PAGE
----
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ANALYZING CLIMATE CHANGE IMPACTS IN THE NEPA PROCESS: What impact will Executive Order 13783 have on federal agencies’ NEPA reviews?

Andrew C. Emrich, Melissa K. Burke, Tina R. Van Bockern, Air Quality Issues Affecting Oil, Gas, and Mining Development and Operations (2018)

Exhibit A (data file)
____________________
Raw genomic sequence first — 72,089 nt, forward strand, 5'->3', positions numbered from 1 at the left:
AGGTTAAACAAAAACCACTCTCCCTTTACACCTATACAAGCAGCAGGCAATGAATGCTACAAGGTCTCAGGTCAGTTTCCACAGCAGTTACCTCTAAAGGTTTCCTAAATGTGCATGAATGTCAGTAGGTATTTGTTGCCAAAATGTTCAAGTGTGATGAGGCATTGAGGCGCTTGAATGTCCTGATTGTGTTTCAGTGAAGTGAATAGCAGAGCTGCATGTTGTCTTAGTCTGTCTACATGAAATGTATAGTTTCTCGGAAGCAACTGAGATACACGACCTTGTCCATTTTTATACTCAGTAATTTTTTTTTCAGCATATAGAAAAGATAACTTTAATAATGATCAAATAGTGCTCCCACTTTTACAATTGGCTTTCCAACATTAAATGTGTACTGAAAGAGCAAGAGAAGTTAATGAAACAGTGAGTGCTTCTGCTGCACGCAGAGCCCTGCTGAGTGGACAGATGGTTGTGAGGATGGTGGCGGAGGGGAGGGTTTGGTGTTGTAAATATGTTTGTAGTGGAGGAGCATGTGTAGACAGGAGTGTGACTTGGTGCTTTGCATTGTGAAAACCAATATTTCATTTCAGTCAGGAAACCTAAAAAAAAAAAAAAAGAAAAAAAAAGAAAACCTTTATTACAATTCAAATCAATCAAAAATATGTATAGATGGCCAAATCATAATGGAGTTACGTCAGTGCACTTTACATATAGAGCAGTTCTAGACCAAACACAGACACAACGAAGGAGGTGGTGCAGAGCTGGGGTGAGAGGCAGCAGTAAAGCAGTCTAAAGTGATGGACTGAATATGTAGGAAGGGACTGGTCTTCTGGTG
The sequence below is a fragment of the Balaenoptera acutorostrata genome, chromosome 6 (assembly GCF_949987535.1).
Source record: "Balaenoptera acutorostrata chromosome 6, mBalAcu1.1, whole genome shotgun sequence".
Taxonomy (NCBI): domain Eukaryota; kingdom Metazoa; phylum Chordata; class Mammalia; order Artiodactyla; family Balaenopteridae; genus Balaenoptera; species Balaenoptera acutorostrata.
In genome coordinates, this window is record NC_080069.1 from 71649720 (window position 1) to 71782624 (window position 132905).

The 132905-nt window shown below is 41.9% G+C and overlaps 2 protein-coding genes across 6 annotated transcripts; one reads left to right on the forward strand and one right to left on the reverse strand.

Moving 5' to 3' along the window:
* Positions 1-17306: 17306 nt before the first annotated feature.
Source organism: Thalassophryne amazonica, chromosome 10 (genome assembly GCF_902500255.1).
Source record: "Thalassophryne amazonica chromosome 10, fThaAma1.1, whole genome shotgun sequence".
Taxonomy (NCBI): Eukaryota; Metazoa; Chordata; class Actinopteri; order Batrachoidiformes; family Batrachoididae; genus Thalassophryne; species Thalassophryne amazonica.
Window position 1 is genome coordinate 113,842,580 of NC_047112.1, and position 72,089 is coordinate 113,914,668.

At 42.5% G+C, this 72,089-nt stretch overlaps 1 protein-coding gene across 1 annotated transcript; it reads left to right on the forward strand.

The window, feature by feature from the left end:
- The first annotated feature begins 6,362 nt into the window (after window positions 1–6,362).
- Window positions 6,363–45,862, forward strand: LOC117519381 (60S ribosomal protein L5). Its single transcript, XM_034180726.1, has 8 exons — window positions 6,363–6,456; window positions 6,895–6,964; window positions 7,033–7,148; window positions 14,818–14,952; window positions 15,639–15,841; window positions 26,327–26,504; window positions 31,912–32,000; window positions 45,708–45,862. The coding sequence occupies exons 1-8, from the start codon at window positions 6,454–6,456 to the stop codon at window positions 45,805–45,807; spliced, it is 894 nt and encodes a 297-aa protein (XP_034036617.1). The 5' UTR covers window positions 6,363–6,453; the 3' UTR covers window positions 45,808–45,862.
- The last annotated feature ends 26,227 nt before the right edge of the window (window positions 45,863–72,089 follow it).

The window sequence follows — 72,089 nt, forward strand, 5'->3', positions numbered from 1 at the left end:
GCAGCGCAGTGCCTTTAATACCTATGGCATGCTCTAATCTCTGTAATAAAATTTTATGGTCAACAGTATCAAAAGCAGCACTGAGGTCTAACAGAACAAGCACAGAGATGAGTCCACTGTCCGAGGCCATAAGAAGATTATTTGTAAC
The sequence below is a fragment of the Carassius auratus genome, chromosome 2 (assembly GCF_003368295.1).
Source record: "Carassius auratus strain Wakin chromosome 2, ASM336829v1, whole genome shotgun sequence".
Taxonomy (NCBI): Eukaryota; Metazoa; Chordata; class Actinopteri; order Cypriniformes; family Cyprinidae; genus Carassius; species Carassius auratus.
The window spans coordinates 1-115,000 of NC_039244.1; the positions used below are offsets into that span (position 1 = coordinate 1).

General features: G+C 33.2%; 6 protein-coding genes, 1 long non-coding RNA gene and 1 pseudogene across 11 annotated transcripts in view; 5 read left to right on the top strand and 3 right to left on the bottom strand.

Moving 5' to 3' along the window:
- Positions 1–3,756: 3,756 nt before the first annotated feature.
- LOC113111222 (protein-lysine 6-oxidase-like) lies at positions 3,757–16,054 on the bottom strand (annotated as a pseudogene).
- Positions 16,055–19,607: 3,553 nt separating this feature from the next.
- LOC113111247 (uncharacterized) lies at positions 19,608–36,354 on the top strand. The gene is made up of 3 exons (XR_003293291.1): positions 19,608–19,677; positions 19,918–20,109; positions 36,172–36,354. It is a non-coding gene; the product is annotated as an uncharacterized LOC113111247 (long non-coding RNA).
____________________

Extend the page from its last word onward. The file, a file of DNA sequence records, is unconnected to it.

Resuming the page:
The National Environmental Policy Act (NEPA) requires that federal agencies consider the combined, incremental effects of human activity, or the “cumulative impacts,” in their environmental reviews to ensure that “the range of actions that is considered in NEPA documents include[s] not only the project proposal but also all actions that could contribute to cumulative impacts.” Perhaps no cumulative impact has been as difficult to quantify and analyze from a NEPA perspective as the effect of a project’s greenhouse gas (GHG) emissions on global climate change. Whether and how to analyze the cumulative global climate change impacts of a particular project has been fraught with controversy and this policy friction has been played out at the highest levels of government. The previous presidential administration “advanced guidance and initiatives designed to eliminate or minimize [GHG] emissions and to address climate change.” A change in our presidential leadership has resulted in a fundamental shift in environmental policies, including how federal agencies are to consider a particular project’s impacts on climate change. “One of the keys to the Trump administration’s efforts to undo former President Barack Obama’s climate change legacy has been to alter the way the government calculates the future cost of carbon emissions.” On March 28, 2017, President Trump issued Executive Order No. 13783 titled, “Promoting Energy Independence and Economic Growth.” The Executive Order (EO) seeks to “promote clean and safe development of our Nation’s vast energy resources, while at the same time avoiding regulatory burdens that unnecessarily encumber energy production, constrain economic growth, and prevent job creation.” To achieve this goal, the EO requires executive departments and agencies to “immediately review [and appropriately suspend, revise, or rescind] existing regulations that potentially burden the development or use of domestically produced energy resources.” Relevant to this paper, the EO: (1) instructs the White House Council on Environmental Quality (CEQ) to rescind its final guidance document “Final Guidance for Federal Departments and Agencies on Consideration of Greenhouse Gas Emissions and the Effects of Climate Change in National Environmental Policy Act Reviews,” (CEQ Final Guidance); (2) disbands the Interagency Working Group on Social Cost of Greenhouse Gases (IWG) and withdraws documents issued by the IWG related to the Social Cost of Carbon (SCC); (3) requires agencies to use OMB Circular A-4 (dated September 17, 2003) (Circular), “when monetizing the value of changes in greenhouse gas emissions resulting from regulations, including with respect to the consideration of